The Bank of Japan Friday held fire on expanding its massive stimulus programme despite more weak data as the world's number three economy teeters on the edge of recession.
In a short statement following a closely watched meeting, the BoJ said it would hold steady on its record 80 trillion yen ($665 billion) annual asset-buying scheme.
The central bank also releases its semi-annual inflation and growth projections later in the day, with speculation mounting that it will roll back its outlook as weakness overseas, particularly in China, hurt Japan's prospects.
Japan posted weak inflation and household spending figures earlier Friday that had pointed to the BoJ possibly unleashing another wave of stimulus to counter the downturn.
Friday's policy meeting came a year after the bank shocked markets by expanding the programme, which was launched in April 2013 in a bid to stoke growth and ramp up inflation to 2.0 percent in two years.
BoJ monetary easing is a cornerstone of Prime Minister Shinzo Abe's growth blitz, dubbed "Abenomics", which has faltered after intially setting off a stock market rally and weakening the yen, giving a lift to corporate profits.
After the announcement the dollar fell to 120.63 yen from 121.10 yen in New York Thursday, while the euro dipped to 132.46 yen from 132.96 yen.
Tokyo's benchmark Nikkei 225 stock index fell further in the minutes after the announcement, but quickly bounced back into positive territory, sitting 0.33 percent higher in the afternoon.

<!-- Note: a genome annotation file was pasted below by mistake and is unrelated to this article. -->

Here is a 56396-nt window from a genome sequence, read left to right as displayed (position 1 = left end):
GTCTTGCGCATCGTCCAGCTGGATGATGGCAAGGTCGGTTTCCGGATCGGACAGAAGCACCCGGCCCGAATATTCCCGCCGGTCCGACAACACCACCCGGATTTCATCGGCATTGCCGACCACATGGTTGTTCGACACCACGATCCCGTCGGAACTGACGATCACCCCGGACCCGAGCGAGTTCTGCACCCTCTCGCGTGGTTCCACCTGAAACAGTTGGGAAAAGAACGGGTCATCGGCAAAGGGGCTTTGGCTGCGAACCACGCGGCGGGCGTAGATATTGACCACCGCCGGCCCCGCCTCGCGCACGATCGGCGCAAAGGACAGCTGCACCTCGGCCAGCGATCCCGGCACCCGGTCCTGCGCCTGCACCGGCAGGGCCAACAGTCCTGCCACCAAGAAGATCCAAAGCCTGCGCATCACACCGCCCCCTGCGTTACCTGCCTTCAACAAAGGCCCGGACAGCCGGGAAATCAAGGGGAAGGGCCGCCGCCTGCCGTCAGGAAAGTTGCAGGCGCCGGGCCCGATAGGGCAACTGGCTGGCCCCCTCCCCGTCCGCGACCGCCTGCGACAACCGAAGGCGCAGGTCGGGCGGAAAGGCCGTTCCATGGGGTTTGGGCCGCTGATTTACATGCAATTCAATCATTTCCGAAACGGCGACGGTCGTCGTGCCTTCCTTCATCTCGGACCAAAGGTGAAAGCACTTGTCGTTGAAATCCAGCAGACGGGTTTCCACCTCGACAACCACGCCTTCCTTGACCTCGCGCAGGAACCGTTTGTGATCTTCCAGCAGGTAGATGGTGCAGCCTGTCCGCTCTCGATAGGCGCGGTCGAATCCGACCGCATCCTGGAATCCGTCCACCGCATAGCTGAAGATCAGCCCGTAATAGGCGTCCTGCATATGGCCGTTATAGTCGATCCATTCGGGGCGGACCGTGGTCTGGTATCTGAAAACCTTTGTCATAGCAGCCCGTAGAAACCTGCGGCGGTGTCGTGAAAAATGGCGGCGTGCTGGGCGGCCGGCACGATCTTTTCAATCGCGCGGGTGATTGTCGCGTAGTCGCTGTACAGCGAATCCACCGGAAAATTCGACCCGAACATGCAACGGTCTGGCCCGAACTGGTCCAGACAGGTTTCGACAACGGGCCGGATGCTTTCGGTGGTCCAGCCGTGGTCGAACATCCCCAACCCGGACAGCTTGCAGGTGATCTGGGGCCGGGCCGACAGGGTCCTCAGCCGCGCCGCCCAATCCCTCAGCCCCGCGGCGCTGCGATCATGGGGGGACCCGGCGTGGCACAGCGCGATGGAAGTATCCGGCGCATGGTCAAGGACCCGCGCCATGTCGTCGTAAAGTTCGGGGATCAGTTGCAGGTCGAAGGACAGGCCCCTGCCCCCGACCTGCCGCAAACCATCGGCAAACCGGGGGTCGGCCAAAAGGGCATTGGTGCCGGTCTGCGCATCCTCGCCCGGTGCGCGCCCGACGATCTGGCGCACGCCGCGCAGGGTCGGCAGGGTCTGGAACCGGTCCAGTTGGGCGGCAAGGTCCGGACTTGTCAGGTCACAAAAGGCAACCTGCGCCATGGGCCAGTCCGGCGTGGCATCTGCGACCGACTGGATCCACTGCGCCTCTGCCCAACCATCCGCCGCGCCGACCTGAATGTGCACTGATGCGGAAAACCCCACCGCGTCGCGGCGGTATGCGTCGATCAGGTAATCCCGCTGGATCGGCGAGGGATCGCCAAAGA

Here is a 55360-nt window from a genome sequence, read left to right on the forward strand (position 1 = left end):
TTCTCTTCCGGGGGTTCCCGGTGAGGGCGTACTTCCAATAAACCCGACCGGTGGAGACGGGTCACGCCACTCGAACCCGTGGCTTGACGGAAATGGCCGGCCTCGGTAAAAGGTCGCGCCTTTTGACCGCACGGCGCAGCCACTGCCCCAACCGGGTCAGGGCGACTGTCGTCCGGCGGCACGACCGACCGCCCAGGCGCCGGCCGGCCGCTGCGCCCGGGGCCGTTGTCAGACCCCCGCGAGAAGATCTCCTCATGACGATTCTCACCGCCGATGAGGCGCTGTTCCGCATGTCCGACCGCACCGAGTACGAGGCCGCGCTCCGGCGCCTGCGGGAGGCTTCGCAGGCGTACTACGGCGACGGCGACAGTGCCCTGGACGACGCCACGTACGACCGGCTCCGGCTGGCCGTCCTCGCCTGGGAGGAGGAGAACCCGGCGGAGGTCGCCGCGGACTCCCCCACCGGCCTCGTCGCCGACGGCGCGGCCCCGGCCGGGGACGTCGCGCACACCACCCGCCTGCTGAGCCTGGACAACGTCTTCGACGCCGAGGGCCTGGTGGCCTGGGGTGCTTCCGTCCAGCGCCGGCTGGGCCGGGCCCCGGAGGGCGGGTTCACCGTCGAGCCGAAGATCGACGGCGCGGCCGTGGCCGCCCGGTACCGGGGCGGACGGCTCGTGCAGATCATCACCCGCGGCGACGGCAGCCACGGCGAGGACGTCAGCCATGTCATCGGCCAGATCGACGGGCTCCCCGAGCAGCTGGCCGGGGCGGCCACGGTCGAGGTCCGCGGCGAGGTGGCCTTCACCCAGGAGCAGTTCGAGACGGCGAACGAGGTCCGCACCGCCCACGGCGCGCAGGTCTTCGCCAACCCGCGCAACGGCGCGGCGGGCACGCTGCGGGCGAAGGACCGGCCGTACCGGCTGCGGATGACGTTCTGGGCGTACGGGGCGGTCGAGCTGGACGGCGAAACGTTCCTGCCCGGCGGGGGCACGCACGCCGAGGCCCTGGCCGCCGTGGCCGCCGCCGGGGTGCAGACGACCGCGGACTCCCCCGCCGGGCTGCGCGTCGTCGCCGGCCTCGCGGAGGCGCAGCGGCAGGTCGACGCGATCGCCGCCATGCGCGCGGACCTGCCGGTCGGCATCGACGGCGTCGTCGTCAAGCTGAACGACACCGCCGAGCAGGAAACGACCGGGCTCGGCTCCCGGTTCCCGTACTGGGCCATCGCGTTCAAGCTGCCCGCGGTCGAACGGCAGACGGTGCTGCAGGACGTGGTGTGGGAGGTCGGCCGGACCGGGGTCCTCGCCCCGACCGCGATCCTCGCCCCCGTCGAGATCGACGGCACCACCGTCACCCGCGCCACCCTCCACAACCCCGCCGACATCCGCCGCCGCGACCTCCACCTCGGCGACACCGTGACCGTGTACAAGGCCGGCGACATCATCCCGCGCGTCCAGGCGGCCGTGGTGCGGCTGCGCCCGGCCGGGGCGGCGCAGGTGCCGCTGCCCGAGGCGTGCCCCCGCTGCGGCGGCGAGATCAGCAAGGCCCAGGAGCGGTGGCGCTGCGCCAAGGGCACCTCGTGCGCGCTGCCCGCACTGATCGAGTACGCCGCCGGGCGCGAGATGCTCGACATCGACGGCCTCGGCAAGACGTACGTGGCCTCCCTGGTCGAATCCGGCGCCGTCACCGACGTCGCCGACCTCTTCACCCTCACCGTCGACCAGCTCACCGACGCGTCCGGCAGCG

Japan has suffered as exports to key trading partner China slumped, with the weak inflation and consumer spending at home also slamming the brakes on growth.
The economy contracted in the second quarter and it is on track for another decline in the three months to September.
Abe has struggled in his efforts to cut red tape and shake up the regulated economy, with the wider impact of his programme being limited.
- 'Shaky ground' -
On Friday, government data showed consumer prices contracted 0.1 percent in September from a year ago, dealing another blow to Tokyo's efforts to slay years of deflation.
The fall in core inflation, which excludes volatile fresh food prices, came after the world's third largest economy in August suffered the first price decline since 2013.
Weak domestic demand and plunging energy prices have all but wiped out an initial boost supplied by the BoJ stimulus.
Household spending also fell last month, in a sign that efforts to turn around Japan's so-called "deflationary mindset" were struggling.
While falling or stagnant prices may seem like a good thing for consumers, they tend to put people off buying goods and that, in turn, hurts firms which roll back their new investment and hiring.
"The BoJ's monetary accommodation over the past two and a half years has had only a limited impact on Japan's growth and inflation," said Kiichi Murashima, chief economist at Citigroup in Japan.
"Policymakers had expected a much larger impact on the economy."
"And the deterioration in the global economic outlook, including developments in China, will likely make Japanese companies more cautious about expanding business investment and raising wages," he added.
A sales tax rise last year -- aimed at taming Japan's huge national debt -- also hammered consumer spending, denting demand for products made by firms that are also facing slowing growth overseas.
Ratings agency Standard & Poor's cut its sovereign credit rating on Japan last month, saying Tokyo has little chance of reinvigorating the moribund economy in the short-term, with social welfare costs spiralling.
On Thursday, separate data showed Japan's factory output unexpectedly rebounded last month, tempering expectations for BoJ easing.
Friday's data also included relatively strong figures that showed Japan's labour market remained tight.